It’s always fascinating to watch small children pretend to be doing the same thing we adults do. A young child will happily pick up the television remote, hold it to their ear and hold a happy, but meaningless, conversation with some imaginary voice. Similarly, if given a cloth, most young children will happily start cleaning, as again, it – what they see us adults do. In fact, watching the way children mimic us can be quite revealing about our habits.
Children are programmed to mimic. From the day they are born, or even before, a child’s brain is wired with a range of instructions and basic patterns of behaviour, the vast majority of which are to encourage the child to watch, observe, learn and copy. This is how they learn about the world around them, the myriad range of objects within the world with which they will be required to interact, and their own part in the world as an individual. Even as adults, most of us learn better by being shown how to do something, and then copying it as closely as we can – it’s a human way of developing and improving.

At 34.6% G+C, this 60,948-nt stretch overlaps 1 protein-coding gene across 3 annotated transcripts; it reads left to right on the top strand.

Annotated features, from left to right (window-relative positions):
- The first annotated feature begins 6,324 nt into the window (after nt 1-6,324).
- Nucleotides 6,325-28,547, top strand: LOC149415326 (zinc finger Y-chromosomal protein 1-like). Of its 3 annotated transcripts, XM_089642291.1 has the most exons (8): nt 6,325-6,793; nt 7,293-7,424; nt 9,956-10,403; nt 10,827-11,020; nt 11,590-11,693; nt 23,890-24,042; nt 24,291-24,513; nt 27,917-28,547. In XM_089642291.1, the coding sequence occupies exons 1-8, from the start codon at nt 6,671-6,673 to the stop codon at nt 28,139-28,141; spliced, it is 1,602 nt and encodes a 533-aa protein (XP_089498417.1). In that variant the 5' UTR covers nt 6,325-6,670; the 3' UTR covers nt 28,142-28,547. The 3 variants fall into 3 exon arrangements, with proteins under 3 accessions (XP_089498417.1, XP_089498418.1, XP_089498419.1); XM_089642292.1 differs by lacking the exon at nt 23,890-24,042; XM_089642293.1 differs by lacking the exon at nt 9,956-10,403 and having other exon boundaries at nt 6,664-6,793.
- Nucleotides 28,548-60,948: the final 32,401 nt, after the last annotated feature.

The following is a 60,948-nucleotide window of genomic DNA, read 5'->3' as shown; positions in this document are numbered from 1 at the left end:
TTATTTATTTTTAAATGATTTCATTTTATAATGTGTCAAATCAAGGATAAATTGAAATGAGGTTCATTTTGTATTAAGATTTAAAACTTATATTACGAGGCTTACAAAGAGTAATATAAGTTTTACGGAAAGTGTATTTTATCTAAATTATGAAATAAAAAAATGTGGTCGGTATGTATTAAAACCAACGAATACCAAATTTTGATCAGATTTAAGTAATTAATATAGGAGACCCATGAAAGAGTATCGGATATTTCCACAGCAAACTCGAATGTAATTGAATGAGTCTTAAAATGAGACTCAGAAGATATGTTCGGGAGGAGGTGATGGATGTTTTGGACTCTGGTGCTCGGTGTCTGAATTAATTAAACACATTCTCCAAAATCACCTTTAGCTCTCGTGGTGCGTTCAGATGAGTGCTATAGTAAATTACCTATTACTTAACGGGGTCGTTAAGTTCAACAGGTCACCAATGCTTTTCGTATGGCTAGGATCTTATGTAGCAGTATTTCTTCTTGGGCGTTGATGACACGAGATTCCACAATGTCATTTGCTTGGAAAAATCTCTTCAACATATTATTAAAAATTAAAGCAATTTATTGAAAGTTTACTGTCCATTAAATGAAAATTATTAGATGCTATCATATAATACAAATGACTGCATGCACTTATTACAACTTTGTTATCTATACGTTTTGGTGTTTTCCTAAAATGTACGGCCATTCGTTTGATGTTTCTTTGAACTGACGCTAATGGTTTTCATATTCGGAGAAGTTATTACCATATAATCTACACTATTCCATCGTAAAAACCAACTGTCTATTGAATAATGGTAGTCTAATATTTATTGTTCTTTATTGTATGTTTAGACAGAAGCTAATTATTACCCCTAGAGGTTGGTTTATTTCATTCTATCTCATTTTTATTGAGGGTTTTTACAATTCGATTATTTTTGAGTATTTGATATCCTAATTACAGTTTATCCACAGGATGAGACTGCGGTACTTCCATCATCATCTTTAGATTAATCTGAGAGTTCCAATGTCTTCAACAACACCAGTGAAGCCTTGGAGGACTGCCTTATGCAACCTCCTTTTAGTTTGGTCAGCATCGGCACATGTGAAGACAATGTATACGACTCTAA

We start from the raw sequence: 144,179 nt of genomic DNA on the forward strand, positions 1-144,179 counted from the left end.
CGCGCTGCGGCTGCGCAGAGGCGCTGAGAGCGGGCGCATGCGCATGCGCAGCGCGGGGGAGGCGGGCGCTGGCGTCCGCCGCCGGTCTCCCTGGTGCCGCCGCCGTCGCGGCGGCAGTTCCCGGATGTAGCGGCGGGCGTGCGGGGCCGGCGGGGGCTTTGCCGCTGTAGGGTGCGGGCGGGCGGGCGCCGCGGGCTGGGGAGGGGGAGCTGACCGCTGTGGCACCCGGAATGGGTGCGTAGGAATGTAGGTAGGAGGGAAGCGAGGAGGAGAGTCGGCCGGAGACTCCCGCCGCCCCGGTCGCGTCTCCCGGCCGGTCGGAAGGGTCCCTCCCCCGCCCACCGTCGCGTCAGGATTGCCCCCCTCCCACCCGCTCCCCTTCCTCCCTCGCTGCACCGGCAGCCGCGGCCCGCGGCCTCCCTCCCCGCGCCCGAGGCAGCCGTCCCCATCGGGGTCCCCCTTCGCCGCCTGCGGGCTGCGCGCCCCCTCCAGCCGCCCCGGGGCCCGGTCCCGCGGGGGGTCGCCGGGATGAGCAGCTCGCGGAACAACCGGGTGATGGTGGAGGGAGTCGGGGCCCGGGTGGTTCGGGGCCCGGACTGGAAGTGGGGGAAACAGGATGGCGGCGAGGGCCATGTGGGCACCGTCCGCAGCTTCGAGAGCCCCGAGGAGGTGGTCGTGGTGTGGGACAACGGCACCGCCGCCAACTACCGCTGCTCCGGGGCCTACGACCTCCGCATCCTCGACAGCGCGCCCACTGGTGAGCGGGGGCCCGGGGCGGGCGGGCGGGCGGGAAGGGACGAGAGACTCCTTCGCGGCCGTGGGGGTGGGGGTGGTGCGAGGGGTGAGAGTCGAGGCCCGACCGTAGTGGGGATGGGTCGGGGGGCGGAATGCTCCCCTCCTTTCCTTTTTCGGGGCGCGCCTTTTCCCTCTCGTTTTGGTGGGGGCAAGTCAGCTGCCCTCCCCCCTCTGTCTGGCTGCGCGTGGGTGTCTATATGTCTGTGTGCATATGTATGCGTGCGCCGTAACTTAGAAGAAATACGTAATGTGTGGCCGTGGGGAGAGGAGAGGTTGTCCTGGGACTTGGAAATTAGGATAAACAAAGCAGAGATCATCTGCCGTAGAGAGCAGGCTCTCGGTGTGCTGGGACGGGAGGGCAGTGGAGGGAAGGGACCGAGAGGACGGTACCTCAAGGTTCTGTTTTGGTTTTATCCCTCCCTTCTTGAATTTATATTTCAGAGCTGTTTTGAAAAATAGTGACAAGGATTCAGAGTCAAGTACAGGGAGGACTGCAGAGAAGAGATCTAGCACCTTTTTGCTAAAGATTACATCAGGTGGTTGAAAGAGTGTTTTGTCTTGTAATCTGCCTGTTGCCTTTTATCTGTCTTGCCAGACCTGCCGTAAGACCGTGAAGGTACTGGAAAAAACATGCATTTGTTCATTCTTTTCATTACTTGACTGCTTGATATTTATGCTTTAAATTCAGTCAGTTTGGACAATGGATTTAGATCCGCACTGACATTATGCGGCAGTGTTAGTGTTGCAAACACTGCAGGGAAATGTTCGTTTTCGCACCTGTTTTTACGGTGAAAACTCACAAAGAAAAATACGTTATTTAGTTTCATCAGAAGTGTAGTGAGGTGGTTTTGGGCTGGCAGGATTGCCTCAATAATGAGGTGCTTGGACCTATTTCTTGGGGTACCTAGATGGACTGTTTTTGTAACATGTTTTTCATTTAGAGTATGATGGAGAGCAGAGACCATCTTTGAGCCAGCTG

For this reason it is important for a child to have access to the sorts of toys which give them the opportunities to do exactly this. Toy telephones, toy cleaning or cooking sets, their own steering wheel. All these allow the child to mimic what they have seen adults doing. They may well not understand, at least to begin with, what they are actually supposed to be doing. A young toddler will lift a rectangular shaped object to its head in order to talk, not because they understand the scientific methods by which voice signals can be transmitted across distances using copper cables or networks of satellites, but because they see adults doing it. They don’t even realise to begin with that the adults are talking to someone. Even when they are old enough to listen to a real telephone and hear a voice speaking to them, they are highly unlikely to appreciate that the voice really does belong to someone they know, and that it is that same person. How could they? It – a very advanced concept, that a voice can be disestablished from a person.
If you have ever read the book ‘Lord of the Flies’ you will remember the rule that the boys developed of being allowed to speak only when in possession of the conch. To a toddler this idea is very much the same. In order to talk, sometimes it is necessary to hold something to your ear. One day, they suspect they may understand why, but to them, it makes as much sense as stopping the car in the middle of the road just because you have seen a pretty red light.